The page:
Spent – When You Have Nothing Left To Give – World Mental Health Day 2020

October 10th is World Mental Health Day, and 2020 needs one.
Twenty-twenty has been a year like no other, and with years since 2016
 getting progressively more difficult, this one really took the proverbial biscuit.
Our state of mind and mental health is paramount,
and sometimes all you can do is look after yourself.

Mind points out: According to our research, with over 16,000 people, we know that more than half of adults (60%) and over two thirds of young people (68%) said their mental health got worse during lockdown. We know that many have developed new mental health problems as a result of the pandemic and, for some of us, existing mental health problems have gotten worse.

Personally, lockdown was a relief, a moment out of time when my mental health thrived. Staying at home, going out only for necessities and spending time in nature worked wonders on my emotional state. It’s the mixture of chaotic messages, ideas, rules, hypocrisy, and out of control official governmental plans since lockdown ended that have wrecked my mental health.

I suffer with severe anxiety and panic, depression, self-harm and self-destructive behaviour including dermatillomania and eating disorder, and I’m waiting ASD assessment. I live for routine, so any changes are difficult to deal with. When supermarkets introduced one-way systems, masks, social distancing, queues to get in, I took my daughter with me for support. Panic rose every time I went for the first few weeks, with panic attacks inside the shop, and even outside when I was asked why there was more than one person shopping for my household. I will add that Tesco was very supportive when I explained my daughter helping, plus I was also shopping for my elderly father who was shielding. Once I’d got used to it, I then struggled when restrictions were lessened.

Mask © Lisa Shambrook

I had problems wearing a mask to begin with. Sensory issues meant that anything covering my mouth created an unbearable urge to panic. I had to retrain my mind to accept that wearing a mask was a protection for me, and when I added that to my fear of contracting Covid19, and practising wearing a mask, bit-by-bit at home, I was able to wear one.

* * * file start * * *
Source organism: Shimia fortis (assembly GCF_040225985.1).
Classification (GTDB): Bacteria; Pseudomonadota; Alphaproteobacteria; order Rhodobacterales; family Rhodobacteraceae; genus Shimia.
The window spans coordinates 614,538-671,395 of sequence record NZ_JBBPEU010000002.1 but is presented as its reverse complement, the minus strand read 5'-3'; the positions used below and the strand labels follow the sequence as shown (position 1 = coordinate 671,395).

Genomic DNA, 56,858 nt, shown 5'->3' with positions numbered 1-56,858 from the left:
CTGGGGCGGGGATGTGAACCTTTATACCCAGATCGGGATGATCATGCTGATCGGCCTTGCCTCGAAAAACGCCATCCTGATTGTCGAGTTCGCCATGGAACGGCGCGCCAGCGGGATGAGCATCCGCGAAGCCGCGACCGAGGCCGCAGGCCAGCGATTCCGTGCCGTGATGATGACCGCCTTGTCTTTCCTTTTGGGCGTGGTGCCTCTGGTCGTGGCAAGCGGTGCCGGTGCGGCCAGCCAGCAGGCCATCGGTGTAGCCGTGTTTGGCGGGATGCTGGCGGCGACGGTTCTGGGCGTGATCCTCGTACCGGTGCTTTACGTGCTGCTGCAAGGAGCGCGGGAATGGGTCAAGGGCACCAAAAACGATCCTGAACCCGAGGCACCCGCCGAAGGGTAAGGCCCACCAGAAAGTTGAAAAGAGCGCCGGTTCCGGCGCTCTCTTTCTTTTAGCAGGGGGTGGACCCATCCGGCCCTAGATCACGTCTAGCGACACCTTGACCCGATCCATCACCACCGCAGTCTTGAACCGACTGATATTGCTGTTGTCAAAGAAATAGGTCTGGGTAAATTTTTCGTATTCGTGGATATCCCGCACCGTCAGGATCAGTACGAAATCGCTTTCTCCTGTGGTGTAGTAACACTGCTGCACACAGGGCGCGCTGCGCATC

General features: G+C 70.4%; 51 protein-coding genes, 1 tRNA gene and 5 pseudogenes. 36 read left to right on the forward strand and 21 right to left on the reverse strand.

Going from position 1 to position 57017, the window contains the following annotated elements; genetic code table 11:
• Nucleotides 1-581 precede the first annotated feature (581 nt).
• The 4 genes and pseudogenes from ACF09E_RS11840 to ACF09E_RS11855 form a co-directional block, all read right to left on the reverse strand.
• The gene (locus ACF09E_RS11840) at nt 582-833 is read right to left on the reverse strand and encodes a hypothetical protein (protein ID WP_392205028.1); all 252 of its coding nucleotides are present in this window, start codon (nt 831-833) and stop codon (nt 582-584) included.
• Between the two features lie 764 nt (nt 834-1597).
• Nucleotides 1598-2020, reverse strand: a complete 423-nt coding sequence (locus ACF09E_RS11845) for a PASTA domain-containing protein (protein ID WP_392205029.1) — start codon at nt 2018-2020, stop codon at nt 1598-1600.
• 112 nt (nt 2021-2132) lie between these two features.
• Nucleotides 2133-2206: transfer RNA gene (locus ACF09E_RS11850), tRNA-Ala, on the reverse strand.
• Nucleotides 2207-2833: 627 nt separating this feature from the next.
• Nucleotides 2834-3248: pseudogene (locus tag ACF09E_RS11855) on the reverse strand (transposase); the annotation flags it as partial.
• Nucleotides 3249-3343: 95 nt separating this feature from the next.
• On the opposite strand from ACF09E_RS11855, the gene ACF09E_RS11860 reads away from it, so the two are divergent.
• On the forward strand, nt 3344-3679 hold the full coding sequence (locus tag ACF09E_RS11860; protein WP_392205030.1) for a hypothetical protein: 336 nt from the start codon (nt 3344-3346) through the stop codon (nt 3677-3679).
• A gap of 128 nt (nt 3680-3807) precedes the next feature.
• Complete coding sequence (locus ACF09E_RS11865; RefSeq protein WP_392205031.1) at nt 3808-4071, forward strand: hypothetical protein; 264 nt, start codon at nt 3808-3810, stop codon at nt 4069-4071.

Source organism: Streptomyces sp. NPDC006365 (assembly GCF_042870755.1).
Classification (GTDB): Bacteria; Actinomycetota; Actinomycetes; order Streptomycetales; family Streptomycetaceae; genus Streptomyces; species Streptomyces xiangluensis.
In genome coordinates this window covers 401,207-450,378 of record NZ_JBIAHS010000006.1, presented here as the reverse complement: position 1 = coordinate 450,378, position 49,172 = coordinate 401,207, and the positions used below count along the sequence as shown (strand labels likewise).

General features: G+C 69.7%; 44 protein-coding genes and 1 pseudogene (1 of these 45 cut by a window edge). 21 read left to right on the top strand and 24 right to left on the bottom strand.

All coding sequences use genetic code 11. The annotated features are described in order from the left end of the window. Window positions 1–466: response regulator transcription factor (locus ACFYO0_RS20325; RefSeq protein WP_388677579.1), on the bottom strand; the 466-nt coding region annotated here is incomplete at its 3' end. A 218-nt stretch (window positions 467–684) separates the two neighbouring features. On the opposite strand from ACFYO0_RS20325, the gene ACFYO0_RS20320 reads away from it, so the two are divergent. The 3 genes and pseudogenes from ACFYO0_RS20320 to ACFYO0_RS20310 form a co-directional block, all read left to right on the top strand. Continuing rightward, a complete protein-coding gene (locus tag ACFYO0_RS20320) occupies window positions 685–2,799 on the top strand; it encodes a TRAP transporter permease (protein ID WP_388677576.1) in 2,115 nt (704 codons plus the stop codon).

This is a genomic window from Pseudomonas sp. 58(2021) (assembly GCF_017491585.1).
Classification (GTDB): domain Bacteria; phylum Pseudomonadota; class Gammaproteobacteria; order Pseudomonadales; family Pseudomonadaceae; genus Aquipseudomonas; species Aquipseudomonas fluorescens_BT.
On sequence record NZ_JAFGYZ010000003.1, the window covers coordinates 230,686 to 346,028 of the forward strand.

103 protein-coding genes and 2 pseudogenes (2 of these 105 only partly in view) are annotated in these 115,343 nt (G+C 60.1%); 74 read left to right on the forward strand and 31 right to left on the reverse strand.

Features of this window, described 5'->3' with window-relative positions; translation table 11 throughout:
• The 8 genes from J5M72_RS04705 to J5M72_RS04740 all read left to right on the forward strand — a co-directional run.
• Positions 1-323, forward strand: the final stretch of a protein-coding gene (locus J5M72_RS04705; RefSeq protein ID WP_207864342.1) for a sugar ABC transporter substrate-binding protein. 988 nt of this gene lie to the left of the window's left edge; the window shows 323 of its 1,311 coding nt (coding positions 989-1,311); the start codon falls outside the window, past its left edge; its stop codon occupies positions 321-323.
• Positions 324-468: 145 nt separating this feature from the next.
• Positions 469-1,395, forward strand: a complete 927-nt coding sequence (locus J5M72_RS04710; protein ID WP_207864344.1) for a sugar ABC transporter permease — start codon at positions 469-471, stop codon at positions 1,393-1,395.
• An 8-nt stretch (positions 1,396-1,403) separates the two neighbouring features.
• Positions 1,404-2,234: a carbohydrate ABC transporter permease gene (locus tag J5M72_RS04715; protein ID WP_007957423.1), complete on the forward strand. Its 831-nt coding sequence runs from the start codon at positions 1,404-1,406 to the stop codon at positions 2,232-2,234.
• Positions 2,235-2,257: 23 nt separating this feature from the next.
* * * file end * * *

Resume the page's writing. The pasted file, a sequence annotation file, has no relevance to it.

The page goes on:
There are other problems, this year has been especially generous with complications and troubles, but I won’t dwell on them. This year has left many with heightened anxiety, depression, stresses and much more.

So, how do you deal with it? How do you deal with emotional exhaustion, both mental health related and in normal life – because nothing has been normal this year.

This is what I posted yesterday:

Autistic shutdown is often caused by emotional and/or physical overload, meltdown, overwhelm, change, and other situations that become too much. It’s like having a dead battery. Many people, neurodivergent and neurotypical, can experience the sensation of being utterly spent, a lack of spoons (Spoon Theory by Christine Miserandino), and emotional exhaustion. Sometimes you have to give in to it. You can watch circumstances overtake you, your battery runs on emergency, and you desperately claw at the edges of the cliff you’re clinging to. Sometimes, if you’re not careful, you fall.

What can you do?

Take it easy. Take it one step at a time. Rest, Sleep, and allow yourself to recharge. You might bounce back quickly – a nap might be all you need – but you might need time to readjust, reassess your position, and small steps are fine.

I washed my hair and felt stronger, but aside from eating chocolate, yes, that counts, I didn’t do much until my brain had quietened and I’d been able to shut out some of the things that were shouting at me.

Family © Lisa Shambrook